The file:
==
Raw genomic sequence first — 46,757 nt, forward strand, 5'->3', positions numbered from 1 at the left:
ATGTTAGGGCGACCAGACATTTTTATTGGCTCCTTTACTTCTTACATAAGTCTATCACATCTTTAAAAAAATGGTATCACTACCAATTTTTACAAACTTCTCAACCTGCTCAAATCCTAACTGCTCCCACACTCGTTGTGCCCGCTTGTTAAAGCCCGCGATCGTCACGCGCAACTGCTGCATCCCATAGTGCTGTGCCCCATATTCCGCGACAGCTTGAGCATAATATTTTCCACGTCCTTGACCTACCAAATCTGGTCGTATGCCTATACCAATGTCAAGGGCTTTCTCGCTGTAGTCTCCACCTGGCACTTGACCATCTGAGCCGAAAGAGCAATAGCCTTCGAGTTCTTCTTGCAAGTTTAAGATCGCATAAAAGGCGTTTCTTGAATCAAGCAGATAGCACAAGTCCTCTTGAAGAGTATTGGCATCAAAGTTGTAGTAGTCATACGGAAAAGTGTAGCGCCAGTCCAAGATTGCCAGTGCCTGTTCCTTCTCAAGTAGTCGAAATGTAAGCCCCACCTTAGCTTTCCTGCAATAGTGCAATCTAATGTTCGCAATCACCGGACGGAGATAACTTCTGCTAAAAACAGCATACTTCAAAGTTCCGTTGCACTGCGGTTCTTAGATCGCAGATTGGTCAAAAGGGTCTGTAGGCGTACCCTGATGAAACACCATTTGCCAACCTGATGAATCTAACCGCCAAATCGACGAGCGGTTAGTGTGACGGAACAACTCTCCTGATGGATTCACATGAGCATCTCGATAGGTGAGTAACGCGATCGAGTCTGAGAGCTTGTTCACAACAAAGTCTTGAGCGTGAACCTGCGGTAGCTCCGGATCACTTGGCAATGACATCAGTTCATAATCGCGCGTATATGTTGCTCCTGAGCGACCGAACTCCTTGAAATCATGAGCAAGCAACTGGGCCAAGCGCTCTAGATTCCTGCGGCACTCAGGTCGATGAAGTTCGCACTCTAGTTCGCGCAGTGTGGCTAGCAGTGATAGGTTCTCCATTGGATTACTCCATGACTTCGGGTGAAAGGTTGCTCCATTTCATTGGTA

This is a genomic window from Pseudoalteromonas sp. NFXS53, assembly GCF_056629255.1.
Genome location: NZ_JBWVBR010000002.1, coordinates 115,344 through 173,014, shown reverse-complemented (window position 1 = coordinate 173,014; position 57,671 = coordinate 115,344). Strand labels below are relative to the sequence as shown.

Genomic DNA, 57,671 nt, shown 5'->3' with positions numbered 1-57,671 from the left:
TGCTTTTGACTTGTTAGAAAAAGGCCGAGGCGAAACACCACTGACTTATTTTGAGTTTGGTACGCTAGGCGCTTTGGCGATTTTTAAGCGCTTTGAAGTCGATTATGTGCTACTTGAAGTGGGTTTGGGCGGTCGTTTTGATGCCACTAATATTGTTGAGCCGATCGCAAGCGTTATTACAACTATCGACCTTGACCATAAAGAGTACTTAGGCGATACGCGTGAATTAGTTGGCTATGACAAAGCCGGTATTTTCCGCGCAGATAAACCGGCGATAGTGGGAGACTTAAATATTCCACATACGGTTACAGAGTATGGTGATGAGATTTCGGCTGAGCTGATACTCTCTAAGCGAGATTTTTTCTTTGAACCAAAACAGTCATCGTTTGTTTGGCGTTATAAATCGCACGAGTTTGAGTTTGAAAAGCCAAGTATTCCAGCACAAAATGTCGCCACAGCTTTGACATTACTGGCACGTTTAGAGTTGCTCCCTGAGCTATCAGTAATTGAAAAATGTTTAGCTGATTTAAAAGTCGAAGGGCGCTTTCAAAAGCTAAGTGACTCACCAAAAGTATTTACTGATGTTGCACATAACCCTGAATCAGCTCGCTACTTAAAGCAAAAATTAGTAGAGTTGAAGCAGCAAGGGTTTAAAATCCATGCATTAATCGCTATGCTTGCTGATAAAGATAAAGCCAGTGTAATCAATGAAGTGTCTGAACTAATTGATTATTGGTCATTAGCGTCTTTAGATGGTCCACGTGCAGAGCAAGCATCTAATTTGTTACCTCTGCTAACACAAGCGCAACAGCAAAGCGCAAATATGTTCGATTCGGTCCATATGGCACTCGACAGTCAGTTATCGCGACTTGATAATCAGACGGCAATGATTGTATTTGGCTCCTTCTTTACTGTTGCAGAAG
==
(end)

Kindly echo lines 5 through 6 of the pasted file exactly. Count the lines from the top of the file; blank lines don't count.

Genomic DNA, 57,671 nt, shown 5'->3' with positions numbered 1-57,671 from the left:
TGCTTTTGACTTGTTAGAAAAAGGCCGAGGCGAAACACCACTGACTTATTTTGAGTTTGGTACGCTAGGCGCTTTGGCGATTTTTAAGCGCTTTGAAGTCGATTATGTGCTACTTGAAGTGGGTTTGGGCGGTCGTTTTGATGCCACTAATATTGTTGAGCCGATCGCAAGCGTTATTACAACTATCGACCTTGACCATAAAGAGTACTTAGGCGATACGCGTGAATTAGTTGGCTATGACAAAGCCGGTATTTTCCGCGCAGATAAACCGGCGATAGTGGGAGACTTAAATATTCCACATACGGTTACAGAGTATGGTGATGAGATTTCGGCTGAGCTGATACTCTCTAAGCGAGATTTTTTCTTTGAACCAAAACAGTCATCGTTTGTTTGGCGTTATAAATCGCACGAGTTTGAGTTTGAAAAGCCAAGTATTCCAGCACAAAATGTCGCCACAGCTTTGACATTACTGGCACGTTTAGAGTTGCTCCCTGAGCTATCAGTAATTGAAAAATGTTTAGCTGATTTAAAAGTCGAAGGGCGCTTTCAAAAGCTAAGTGACTCACCAAAAGTATTTACTGATGTTGCACATAACCCTGAATCAGCTCGCTACTTAAAGCAAAAATTAGTAGAGTTGAAGCAGCAAGGGTTTAAAATCCATGCATTAATCGCTATGCTTGCTGATAAAGATAAAGCCAGTGTAATCAATGAAGTGTCTGAACTAATTGATTATTGGTCATTAGCGTCTTTAGATGGTCCACGTGCAGAGCAAGCATCTAATTTGTTACCTCTGCTAACACAAGCGCAACAGCAAAGCGCAAATATGTTCGATTCGGTCCATATGGCACTCGACAGTCAGTTATCGCGACTTGATAATCAGACGGCAATGATTGTATTTGGCTCCTTCTTTACTGTTGCAGAAG